The Ultimate Guide To PSX CD-Rs

By Alex Free - v1.1.8- 7/16/2024

By using a high-quality CD-R burner, high-quality CD-R media, correct burn speed, and the correct options in burning software you will avoid common issues with burned CD-R media on the PSX/PS1, such as:

Inspired by the GBATemp thread Do modern burners/CD’s make lower quality PS1 backups?, this guide documents all findings on creating the best PSX CD-Rs.

Before continuing, if your drive has issues reading original PlayStation CD-ROMs and or known high quality CD-Rs you should really try my PSX CD drive refurbishment guide first. This guide is the next step you should take.

Table Of Contents:


Ripping & Burning:


CD-R Capacity


The CD-R was invented by Sony, Phillips and Taiyo Yuden in 1988. Originally there was only one capacity/density, 63 minute/550MB. Cyanine dye was the first formulation used, and initially this led to issues with low reflectivity and stability in the aging process.

By the early 90s, the original Cyanine formulation was improved by Taiyo Yuden into what we now know, which while not commonly referred as, is considered ‘super cyanine’ by comparison. This change and the strictest quality control in the industry led to Taiyo Yuden being the best CD-R manufacturer.

The next step in CD-R evolution was the 71 minute/620MB capacity, although this appears to have only been sold for “specific business purposes” by Taiyo Yuden. Sony did contract Taiyo Yuden for this exact capacity/density for the PlayStation Master Disc 71PS, not only for the original PS1 but also the PS2 CD titles (TimeSplitters). It is only known that this capacity/density was made by Taiyo Yuden at this time. By 1995, 74 minute/650MB media was phasing out all lower capacity/densities.

80 minute/700MB CD-Rs, while originally only used in high-end audio equipment, began to appear on the market in 1998. While extremely expensive at introduction compared to lower capacity CD-Rs ($25 a piece!), by 1999 they had gone down significantly ($2 a piece). An 80 minute/700MB capacity marginally violates the Orange Book standard specifications, and at first only low-quality manufacturers were making 80 minute/700MB CD-Rs. High-quality manufacturers did not make them at first due to Orange Book violation, manufacturing tolerances, and compatibility issues with existing burners and drives. Sony and HP were among the biggest to explicitly not support this capacity of CD-R well into 1999 in their burners, firmware, and drive hardware. Eventually all of this was backtracked and high-quality manufactures of CD-Rs such as Taiyo Yuden even began selling their own 80 minute/700MB CD-Rs. Sony and HP burners/firmware/hardware also added official support.

By the mid 2000s, 74 minute media stopped being produced, being replaced entirely by 80 minute/700MB CD-R products.

The Ideal Capacity For The PSX

The PSX CD-ROM drive hardware has a seek table that was designed for 71 minute/620MB discs. This seek table is a hardcoded optimization that is used to specify how the laser is to handle seeking to different parts of the discs. While all PSX CD-ROMs and PSX CD-R Master Discs were made in this capacity, unfortunately there are no longer any CD-Rs being manufactured at this specification. Even back in 1995 on the SCEA BBS archives Sony did not recommend the then popular 74 minute CD-Rs for working with the dev console hardware. 71 minute media was what was recommended at that time because that is what the console is tuned for:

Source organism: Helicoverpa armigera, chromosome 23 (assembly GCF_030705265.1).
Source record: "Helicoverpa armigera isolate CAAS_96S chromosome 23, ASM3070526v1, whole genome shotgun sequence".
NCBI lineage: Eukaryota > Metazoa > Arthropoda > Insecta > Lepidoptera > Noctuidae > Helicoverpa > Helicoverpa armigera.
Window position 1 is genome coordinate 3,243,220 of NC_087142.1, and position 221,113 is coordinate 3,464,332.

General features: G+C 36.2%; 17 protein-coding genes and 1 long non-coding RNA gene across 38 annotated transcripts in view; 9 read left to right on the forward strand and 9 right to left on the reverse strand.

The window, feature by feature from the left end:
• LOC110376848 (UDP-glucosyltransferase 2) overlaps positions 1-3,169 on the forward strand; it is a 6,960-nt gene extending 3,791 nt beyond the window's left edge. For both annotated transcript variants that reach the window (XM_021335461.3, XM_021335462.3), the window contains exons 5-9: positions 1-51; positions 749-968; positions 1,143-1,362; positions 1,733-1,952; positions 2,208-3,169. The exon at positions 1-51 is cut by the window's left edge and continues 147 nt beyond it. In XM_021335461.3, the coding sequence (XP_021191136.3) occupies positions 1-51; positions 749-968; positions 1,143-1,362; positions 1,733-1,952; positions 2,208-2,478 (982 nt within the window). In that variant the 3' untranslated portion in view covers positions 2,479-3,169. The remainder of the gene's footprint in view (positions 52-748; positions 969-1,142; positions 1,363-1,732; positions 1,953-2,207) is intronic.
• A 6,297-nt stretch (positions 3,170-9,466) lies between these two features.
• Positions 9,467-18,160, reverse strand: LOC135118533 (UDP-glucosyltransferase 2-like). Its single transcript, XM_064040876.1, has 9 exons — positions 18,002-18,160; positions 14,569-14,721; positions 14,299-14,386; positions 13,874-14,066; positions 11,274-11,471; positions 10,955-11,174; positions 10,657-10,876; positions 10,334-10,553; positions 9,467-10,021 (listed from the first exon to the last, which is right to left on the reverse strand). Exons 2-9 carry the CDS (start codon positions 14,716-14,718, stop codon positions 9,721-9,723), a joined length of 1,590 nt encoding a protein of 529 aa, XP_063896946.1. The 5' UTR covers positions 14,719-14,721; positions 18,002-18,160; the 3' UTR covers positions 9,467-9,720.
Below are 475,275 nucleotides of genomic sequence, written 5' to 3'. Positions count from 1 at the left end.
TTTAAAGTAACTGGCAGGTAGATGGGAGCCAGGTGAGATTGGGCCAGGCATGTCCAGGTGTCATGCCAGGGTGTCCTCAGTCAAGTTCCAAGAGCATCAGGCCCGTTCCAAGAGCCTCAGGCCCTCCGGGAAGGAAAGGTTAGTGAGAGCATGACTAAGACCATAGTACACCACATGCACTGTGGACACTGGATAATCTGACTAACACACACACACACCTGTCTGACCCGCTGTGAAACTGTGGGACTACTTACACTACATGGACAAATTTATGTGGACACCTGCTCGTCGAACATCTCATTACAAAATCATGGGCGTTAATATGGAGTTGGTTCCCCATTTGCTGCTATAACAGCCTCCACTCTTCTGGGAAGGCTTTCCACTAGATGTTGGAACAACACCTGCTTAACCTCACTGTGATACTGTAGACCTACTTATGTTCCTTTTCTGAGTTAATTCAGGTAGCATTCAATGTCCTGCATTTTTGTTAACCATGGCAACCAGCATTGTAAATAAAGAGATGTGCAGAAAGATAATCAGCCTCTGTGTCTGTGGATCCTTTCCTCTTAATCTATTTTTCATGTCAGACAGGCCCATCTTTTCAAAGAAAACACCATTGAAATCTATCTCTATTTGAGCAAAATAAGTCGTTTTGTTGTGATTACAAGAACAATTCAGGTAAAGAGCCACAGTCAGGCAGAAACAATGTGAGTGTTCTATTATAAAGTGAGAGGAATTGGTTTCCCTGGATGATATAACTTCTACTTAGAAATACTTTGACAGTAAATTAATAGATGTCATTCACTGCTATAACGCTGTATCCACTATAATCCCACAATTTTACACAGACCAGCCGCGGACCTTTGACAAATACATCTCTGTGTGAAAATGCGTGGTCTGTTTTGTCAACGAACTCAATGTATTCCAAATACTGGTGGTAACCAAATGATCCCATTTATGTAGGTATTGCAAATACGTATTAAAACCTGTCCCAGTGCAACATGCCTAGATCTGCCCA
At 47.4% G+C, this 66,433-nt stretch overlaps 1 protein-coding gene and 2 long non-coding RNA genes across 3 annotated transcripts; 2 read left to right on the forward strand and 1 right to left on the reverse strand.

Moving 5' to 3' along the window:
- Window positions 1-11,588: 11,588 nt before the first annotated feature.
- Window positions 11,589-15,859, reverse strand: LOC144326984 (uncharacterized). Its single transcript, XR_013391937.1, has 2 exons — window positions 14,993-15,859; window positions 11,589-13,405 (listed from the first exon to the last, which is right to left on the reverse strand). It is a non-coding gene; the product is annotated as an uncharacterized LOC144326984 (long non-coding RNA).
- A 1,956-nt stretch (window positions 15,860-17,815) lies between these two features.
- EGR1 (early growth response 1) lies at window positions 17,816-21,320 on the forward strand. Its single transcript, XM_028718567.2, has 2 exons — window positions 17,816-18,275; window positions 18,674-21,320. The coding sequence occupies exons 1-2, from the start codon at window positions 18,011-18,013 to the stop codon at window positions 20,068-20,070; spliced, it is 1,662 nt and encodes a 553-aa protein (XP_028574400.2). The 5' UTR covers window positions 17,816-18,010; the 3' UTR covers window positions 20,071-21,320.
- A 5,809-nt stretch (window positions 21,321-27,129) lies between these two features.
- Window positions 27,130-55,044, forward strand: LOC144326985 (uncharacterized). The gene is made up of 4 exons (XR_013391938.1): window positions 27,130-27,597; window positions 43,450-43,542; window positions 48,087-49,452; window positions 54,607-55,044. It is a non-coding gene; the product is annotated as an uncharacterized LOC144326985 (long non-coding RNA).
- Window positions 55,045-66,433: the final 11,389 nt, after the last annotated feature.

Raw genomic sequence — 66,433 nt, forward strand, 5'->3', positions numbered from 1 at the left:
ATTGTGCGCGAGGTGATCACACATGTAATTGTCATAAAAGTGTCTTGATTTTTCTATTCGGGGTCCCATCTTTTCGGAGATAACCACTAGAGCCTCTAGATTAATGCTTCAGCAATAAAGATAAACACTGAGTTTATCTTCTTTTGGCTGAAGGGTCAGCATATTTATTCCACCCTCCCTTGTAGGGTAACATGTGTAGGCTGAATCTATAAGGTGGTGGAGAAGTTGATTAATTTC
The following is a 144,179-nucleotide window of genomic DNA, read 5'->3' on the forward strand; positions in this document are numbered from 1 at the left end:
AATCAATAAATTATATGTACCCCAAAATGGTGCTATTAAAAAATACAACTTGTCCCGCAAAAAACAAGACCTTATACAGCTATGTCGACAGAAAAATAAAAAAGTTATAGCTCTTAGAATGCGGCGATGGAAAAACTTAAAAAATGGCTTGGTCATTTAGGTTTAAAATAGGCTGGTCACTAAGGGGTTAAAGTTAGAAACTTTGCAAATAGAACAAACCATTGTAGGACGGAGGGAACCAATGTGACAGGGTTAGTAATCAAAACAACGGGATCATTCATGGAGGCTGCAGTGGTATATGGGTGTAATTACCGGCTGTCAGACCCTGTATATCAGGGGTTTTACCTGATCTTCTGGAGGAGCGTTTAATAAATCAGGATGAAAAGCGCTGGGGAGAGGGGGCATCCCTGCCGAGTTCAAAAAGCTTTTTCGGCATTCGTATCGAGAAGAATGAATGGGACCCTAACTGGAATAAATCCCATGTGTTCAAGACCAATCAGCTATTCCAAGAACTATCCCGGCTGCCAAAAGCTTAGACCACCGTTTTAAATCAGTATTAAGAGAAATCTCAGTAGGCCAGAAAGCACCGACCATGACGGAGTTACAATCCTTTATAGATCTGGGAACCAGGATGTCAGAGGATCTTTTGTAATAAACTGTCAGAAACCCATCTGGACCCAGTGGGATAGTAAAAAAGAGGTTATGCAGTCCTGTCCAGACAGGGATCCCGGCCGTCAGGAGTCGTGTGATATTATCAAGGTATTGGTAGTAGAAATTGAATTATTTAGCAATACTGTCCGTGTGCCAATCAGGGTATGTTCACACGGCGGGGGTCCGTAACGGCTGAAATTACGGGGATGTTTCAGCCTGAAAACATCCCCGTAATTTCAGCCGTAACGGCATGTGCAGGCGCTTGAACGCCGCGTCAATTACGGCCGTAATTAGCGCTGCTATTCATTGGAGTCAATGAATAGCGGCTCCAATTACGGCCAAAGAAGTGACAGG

From the SCEA BBS (edited formatting):

3/29/95 2:34 PM

Why 71 minute? Why 900e?

BillÊ"Angus" Guschwan


I had 2 CD questions:

1 - Can we use the CDW950E with the CDGEN software? Why or why not?

CD-ROM Generator doesn't support CDW-950E. CDW-950E doesn't have compatibility in SCSI protocol and doesn't have capability to create master disc.

2 - Why do we need to use 71 minute media? Some people like to use the cheaper >74 minute media. Can you tell me why we need the 71 minute CDRs?

The 71min disc is different from 74min at the dencity. PlayStaion is tuned up for 71min and make reliability for data read. A 74min disc makes error rate more higher

All these different capacity discs are the same 12cm size physically, so to increase capacity the spiral windings of the data are packed tighter and tighter. This means that the seek table of the PSX will most likely overshoot and have to compensate (increasing seek time, likelihood of disc read errors, etc.) in finding the sector data it really wants to read if you’re using a disc with a capacity of higher than 71 minutes. This problem gets exponentially worse as you increase capacity from say 74 minute to 80 minute discs. Looser spiral windings in lower capacity CD-R media also means larger pits and lands which again are easier to read.

63 minute CD-Rs are also extremely rare and expensive. They probably are better then 74 minute ones, but maybe they have the reverse issue with >71 minute media?

The best CD-R capacity to use for the PSX is 71 minutes, specifically you want the PSX CD-R Master Disc 71PS. However they now go for over $100 per unit on eBay!

74 minute CD-Rs while somewhat rare and expensive (but not nearly as much as the lower capacities) are still much better then 80 minute media. They can be found as new old stock on eBay for varying prices. They are the most obtainable, ideal media for the money.